Over the years of our homeschooling journey, I have worked both from home and outside the home. It is a balancing act, and I don’t always feel like I am succeeding. But as so many parents are now struggling with the reality of needing to do both, I thought I’d share what I know about how to make this work.
We make tons of lists of things we are going to teach our homeschooled children. Everything from reading and algebra to cooking and cleaning is on those lists. We want our kids to learn so much. Here is a list of things they probably don’t need to learn this year.
Are you about to step into the world of homeschooling, but you fear leaving behind your child’s IEP? Often, an IEP is hard-won ground that helps your child function in school.
This spring, as schools shut down or went virtual, many of those IEPs were ignored like wrapping paper the day after Christmas.
Homeschooling your child actually takes several levels of planning for success. It isn’t enough to just read ahead in your teacher’s guide. There are many things to coordinate. Let me walk you through how to successfully plan each week of your school year.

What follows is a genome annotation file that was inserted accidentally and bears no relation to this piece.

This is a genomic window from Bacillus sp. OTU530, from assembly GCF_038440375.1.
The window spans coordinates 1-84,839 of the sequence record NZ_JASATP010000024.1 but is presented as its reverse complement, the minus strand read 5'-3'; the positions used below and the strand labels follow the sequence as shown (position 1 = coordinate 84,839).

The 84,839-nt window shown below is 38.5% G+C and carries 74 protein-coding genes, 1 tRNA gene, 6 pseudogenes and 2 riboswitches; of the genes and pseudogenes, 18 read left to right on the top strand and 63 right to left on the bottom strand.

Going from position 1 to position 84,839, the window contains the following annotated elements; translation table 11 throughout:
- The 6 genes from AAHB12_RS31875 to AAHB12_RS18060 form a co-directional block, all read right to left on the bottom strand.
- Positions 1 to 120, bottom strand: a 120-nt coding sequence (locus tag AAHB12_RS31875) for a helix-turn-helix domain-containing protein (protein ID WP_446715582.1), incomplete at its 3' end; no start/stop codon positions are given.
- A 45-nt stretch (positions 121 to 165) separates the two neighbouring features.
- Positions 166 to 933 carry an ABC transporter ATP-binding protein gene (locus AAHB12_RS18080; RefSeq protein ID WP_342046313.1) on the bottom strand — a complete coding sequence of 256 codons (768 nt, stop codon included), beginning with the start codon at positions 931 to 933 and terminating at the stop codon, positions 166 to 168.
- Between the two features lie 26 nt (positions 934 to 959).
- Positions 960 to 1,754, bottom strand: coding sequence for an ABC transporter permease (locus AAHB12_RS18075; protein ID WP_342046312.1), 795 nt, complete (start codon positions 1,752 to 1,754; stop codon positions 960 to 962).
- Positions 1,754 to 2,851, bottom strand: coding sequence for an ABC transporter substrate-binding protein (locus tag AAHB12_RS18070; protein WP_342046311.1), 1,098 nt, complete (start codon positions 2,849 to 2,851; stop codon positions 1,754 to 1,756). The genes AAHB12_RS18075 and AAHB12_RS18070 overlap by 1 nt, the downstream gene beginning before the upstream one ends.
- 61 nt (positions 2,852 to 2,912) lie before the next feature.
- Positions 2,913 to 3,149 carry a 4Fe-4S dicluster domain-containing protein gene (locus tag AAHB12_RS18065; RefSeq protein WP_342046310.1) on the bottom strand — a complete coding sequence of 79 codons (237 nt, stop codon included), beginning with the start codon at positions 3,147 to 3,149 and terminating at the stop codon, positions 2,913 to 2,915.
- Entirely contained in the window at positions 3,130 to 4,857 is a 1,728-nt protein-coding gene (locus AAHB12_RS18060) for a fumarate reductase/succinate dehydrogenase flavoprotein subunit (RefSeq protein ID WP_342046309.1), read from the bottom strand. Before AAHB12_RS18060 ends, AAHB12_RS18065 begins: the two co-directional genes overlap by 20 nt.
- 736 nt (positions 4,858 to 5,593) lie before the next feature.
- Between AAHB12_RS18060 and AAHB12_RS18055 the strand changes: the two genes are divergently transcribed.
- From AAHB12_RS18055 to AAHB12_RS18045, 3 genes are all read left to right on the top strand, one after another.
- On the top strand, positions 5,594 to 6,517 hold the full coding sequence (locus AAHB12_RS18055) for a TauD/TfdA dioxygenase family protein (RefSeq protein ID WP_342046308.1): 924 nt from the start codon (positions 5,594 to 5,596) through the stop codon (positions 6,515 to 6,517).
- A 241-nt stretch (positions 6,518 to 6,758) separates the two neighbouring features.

Teaching teens and tweens about what life is like for other people is one of the best ways to help them develop empathy and an understanding of justice. Using this approach I have built a short unit study around a great graphic novel, They Called Us Enemy by George Takei.
If you ask homeschooling friends what to do for homeschooling kindergarten, you may feel you have only two options: An academic year full of curriculum, or unschooling. There is at least one more choice: Developmental kindergarten.
Recently, I had a chance to interview Sarah Collins, OTR of Collins Academy Therapy Services. Sarah is a homeschooling Occupational Therapist and she offers a unique form of help for homeschooling families who have kids with learning challenges, special needs, or those who just want some special guidance.
As our Quarantine drags on, how are you holding up? As a homeschooler, it took some time for me to start to really feel the difference. I didn’t mind staying home with my kids, I knew how to do that already. But honestly, it isn’t a banner year for us either.
To teach cursive, or not to teach cursive. That is the question. It’s one of the biggest debates in education today. I tend to be on the pro-cursive side of the discussion. Even in a world where we type everything, handwriting is important. So how do we make learning cursive easier and more fun?
Last week, I decided, again, that I needed a new way to tell the kids to do their chores. My husband thought a kanban board might help, so we gave it a try. Here is how we modified this business strategy to work in our home.